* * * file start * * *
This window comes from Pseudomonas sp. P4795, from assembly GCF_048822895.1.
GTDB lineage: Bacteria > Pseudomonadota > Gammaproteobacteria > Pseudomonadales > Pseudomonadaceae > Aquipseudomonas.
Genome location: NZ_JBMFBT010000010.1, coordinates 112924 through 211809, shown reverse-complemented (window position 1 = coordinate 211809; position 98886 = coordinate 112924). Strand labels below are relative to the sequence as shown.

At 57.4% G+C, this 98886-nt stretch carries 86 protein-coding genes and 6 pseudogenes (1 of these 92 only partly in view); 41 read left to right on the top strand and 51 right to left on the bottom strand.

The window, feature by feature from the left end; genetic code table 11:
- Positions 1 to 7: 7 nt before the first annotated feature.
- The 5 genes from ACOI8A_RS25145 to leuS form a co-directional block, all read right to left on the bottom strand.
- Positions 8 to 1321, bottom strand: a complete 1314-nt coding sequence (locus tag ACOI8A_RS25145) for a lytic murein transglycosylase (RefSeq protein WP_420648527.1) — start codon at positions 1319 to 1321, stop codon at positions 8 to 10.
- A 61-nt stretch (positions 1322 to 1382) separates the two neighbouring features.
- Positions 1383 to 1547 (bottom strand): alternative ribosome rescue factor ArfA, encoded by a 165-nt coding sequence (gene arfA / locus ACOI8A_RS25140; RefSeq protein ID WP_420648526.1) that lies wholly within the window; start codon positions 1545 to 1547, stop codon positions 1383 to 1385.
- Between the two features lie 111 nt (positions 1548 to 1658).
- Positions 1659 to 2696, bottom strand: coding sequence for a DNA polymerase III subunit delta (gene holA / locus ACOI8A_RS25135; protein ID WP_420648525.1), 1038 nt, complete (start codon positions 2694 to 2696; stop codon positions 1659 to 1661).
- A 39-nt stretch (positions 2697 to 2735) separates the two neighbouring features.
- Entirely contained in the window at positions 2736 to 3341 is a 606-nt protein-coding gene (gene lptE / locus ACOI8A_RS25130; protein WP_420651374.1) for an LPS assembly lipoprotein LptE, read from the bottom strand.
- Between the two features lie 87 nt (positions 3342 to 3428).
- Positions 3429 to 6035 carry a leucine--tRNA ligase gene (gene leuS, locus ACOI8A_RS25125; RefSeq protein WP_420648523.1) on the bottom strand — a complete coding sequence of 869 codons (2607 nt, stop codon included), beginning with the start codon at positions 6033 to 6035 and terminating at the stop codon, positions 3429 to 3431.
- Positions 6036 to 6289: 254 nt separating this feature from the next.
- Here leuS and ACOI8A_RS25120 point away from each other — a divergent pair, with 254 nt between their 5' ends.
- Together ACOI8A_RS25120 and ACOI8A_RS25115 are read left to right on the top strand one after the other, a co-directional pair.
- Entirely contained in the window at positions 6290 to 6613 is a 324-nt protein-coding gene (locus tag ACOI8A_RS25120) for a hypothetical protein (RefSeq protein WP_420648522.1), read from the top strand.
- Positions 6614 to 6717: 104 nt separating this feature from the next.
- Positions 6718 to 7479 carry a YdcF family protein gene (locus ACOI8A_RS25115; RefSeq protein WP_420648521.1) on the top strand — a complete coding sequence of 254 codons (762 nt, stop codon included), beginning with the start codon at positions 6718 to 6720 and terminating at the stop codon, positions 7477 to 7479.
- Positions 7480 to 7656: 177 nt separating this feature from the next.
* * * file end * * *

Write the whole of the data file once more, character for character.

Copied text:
This window comes from Pseudomonas sp. P4795, from assembly GCF_048822895.1.
GTDB lineage: Bacteria > Pseudomonadota > Gammaproteobacteria > Pseudomonadales > Pseudomonadaceae > Aquipseudomonas.
Genome location: NZ_JBMFBT010000010.1, coordinates 112924 through 211809, shown reverse-complemented (window position 1 = coordinate 211809; position 98886 = coordinate 112924). Strand labels below are relative to the sequence as shown.

At 57.4% G+C, this 98886-nt stretch carries 86 protein-coding genes and 6 pseudogenes (1 of these 92 only partly in view); 41 read left to right on the top strand and 51 right to left on the bottom strand.

The window, feature by feature from the left end; genetic code table 11:
- Positions 1 to 7: 7 nt before the first annotated feature.
- The 5 genes from ACOI8A_RS25145 to leuS form a co-directional block, all read right to left on the bottom strand.
- Positions 8 to 1321, bottom strand: a complete 1314-nt coding sequence (locus tag ACOI8A_RS25145) for a lytic murein transglycosylase (RefSeq protein WP_420648527.1) — start codon at positions 1319 to 1321, stop codon at positions 8 to 10.
- A 61-nt stretch (positions 1322 to 1382) separates the two neighbouring features.
- Positions 1383 to 1547 (bottom strand): alternative ribosome rescue factor ArfA, encoded by a 165-nt coding sequence (gene arfA / locus ACOI8A_RS25140; RefSeq protein ID WP_420648526.1) that lies wholly within the window; start codon positions 1545 to 1547, stop codon positions 1383 to 1385.
- Between the two features lie 111 nt (positions 1548 to 1658).
- Positions 1659 to 2696, bottom strand: coding sequence for a DNA polymerase III subunit delta (gene holA / locus ACOI8A_RS25135; protein ID WP_420648525.1), 1038 nt, complete (start codon positions 2694 to 2696; stop codon positions 1659 to 1661).
- A 39-nt stretch (positions 2697 to 2735) separates the two neighbouring features.
- Entirely contained in the window at positions 2736 to 3341 is a 606-nt protein-coding gene (gene lptE / locus ACOI8A_RS25130; protein WP_420651374.1) for an LPS assembly lipoprotein LptE, read from the bottom strand.
- Between the two features lie 87 nt (positions 3342 to 3428).
- Positions 3429 to 6035 carry a leucine--tRNA ligase gene (gene leuS, locus ACOI8A_RS25125; RefSeq protein WP_420648523.1) on the bottom strand — a complete coding sequence of 869 codons (2607 nt, stop codon included), beginning with the start codon at positions 6033 to 6035 and terminating at the stop codon, positions 3429 to 3431.
- Positions 6036 to 6289: 254 nt separating this feature from the next.
- Here leuS and ACOI8A_RS25120 point away from each other — a divergent pair, with 254 nt between their 5' ends.
- Together ACOI8A_RS25120 and ACOI8A_RS25115 are read left to right on the top strand one after the other, a co-directional pair.
- Entirely contained in the window at positions 6290 to 6613 is a 324-nt protein-coding gene (locus tag ACOI8A_RS25120) for a hypothetical protein (RefSeq protein WP_420648522.1), read from the top strand.
- Positions 6614 to 6717: 104 nt separating this feature from the next.
- Positions 6718 to 7479 carry a YdcF family protein gene (locus ACOI8A_RS25115; RefSeq protein WP_420648521.1) on the top strand — a complete coding sequence of 254 codons (762 nt, stop codon included), beginning with the start codon at positions 6718 to 6720 and terminating at the stop codon, positions 7477 to 7479.
- Positions 7480 to 7656: 177 nt separating this feature from the next.